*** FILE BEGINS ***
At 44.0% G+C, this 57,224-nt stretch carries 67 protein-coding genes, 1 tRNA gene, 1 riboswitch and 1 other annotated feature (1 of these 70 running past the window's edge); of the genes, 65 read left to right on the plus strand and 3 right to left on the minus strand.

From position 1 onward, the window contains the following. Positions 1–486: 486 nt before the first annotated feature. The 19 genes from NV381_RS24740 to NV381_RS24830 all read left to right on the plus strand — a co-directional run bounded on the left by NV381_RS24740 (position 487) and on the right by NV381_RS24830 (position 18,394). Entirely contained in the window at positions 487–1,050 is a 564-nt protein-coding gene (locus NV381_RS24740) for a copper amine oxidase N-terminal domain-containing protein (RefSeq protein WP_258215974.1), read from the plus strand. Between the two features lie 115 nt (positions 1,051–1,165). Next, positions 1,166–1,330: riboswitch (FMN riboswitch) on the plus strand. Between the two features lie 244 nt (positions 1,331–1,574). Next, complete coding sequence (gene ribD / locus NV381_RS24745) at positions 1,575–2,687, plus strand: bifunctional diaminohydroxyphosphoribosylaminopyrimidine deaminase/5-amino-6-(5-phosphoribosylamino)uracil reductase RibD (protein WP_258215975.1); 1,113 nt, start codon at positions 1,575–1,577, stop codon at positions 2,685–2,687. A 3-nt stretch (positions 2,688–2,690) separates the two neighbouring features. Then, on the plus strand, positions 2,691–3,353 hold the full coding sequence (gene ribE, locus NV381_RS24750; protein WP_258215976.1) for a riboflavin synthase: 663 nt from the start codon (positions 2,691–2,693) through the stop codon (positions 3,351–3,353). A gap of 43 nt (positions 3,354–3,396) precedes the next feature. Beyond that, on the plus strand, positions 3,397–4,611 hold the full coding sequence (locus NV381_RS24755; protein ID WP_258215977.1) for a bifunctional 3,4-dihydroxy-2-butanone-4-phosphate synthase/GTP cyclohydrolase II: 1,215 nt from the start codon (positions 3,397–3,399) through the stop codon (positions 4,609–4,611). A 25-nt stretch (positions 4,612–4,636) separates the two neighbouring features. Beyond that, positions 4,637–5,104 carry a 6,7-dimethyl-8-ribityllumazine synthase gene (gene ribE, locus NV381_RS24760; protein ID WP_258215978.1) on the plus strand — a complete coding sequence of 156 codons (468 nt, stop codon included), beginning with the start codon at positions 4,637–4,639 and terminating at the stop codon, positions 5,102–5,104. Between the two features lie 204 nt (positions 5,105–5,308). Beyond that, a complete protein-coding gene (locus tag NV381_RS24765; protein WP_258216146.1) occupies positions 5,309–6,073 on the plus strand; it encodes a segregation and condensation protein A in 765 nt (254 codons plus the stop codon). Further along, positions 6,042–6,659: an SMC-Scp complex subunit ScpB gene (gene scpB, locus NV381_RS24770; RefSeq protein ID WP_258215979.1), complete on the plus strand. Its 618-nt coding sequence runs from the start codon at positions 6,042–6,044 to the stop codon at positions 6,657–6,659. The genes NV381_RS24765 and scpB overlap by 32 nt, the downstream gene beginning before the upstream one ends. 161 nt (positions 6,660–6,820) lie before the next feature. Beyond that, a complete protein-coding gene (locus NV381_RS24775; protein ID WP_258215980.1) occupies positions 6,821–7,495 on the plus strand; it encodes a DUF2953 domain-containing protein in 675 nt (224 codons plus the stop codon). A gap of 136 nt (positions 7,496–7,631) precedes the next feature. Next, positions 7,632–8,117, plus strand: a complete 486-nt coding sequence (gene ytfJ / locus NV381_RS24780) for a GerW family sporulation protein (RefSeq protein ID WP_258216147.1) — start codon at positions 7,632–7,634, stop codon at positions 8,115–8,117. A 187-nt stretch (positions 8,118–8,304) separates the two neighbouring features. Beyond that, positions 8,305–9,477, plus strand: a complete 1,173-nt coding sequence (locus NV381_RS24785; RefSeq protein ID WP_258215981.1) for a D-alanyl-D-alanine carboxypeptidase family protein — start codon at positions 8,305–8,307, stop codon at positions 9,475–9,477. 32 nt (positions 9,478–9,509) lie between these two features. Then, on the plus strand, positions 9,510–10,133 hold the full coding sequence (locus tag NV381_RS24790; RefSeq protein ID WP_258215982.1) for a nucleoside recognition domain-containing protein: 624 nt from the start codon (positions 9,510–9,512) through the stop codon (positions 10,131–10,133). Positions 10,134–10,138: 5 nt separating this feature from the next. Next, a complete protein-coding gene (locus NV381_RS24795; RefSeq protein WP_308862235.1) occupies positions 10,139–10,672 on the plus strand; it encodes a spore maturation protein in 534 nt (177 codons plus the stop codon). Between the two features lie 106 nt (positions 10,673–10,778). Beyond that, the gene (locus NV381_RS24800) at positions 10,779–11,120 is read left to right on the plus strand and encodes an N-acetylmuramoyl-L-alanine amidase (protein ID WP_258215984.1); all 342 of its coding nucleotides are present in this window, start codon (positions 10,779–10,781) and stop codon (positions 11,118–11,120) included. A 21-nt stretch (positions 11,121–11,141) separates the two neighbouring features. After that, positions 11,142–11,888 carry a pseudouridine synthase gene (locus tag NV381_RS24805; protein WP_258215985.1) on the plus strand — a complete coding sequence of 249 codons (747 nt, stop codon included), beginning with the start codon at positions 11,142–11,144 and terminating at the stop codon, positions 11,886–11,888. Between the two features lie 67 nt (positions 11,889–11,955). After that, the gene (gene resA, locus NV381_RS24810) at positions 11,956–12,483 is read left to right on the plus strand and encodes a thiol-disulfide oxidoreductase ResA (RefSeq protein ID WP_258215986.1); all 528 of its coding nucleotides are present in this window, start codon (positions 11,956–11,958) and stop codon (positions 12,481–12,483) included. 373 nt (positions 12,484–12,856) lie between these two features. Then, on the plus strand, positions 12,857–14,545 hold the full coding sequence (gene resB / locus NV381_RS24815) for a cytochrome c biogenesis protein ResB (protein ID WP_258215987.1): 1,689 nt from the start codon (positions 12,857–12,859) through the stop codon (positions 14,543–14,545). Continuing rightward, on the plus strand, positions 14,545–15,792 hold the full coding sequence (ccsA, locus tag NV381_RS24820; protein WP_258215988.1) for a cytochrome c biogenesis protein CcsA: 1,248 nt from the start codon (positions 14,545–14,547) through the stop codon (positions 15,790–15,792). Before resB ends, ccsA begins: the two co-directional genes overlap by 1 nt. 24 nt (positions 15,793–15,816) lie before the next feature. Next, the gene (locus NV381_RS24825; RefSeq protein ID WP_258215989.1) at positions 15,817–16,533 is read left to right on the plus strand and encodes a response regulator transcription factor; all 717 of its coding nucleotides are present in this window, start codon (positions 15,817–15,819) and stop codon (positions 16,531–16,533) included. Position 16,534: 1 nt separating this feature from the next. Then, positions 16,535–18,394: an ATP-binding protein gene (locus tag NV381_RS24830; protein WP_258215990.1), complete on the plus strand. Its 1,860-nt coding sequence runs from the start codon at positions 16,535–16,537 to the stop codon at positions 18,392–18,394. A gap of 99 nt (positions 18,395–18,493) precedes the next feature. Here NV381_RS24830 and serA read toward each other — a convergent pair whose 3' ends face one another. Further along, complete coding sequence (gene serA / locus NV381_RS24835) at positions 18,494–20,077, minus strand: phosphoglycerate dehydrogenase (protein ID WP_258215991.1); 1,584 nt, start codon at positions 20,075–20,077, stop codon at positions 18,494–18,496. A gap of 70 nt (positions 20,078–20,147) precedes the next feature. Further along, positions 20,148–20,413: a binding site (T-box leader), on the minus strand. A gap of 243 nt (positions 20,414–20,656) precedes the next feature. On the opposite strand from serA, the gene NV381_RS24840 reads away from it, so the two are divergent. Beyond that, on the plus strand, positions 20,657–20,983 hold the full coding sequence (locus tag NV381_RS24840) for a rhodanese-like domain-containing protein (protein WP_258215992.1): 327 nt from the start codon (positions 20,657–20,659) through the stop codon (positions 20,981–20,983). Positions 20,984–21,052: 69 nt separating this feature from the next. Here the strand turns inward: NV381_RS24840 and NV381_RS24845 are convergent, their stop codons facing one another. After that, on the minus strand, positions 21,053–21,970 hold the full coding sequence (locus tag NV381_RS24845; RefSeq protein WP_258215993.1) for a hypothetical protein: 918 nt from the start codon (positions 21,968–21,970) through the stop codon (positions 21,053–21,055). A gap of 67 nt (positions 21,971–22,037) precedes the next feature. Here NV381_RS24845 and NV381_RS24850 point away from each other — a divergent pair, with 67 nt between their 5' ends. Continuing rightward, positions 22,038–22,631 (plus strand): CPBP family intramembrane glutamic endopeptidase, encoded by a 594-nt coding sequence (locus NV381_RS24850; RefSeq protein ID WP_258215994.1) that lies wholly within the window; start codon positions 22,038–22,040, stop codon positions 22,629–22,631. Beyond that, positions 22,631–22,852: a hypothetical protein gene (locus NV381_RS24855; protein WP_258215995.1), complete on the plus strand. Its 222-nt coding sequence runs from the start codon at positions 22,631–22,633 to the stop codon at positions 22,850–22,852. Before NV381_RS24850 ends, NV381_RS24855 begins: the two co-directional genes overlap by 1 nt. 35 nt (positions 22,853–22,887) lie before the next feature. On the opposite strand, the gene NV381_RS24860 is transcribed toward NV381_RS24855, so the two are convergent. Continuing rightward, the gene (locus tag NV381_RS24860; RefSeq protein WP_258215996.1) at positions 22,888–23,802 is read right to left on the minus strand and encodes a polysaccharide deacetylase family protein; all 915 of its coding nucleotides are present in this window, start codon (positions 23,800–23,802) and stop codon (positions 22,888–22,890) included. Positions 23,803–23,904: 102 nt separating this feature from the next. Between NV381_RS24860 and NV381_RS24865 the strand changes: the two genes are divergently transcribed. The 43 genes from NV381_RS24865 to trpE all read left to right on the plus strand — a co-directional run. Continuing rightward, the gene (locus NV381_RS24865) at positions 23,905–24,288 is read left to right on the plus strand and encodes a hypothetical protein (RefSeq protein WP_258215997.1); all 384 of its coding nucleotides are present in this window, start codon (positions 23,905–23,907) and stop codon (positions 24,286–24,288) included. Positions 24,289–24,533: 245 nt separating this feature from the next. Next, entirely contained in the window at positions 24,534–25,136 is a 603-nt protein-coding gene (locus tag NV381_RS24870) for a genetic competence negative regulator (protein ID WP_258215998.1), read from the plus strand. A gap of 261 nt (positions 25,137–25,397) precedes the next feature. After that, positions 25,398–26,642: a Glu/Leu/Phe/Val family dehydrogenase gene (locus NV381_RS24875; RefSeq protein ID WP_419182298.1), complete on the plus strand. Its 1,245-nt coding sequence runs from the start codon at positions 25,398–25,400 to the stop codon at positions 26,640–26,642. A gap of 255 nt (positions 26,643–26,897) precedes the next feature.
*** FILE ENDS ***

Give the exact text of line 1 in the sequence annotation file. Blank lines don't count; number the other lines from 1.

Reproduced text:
At 44.0% G+C, this 57,224-nt stretch carries 67 protein-coding genes, 1 tRNA gene, 1 riboswitch and 1 other annotated feature (1 of these 70 running past the window's edge); of the genes, 65 read left to right on the plus strand and 3 right to left on the minus strand.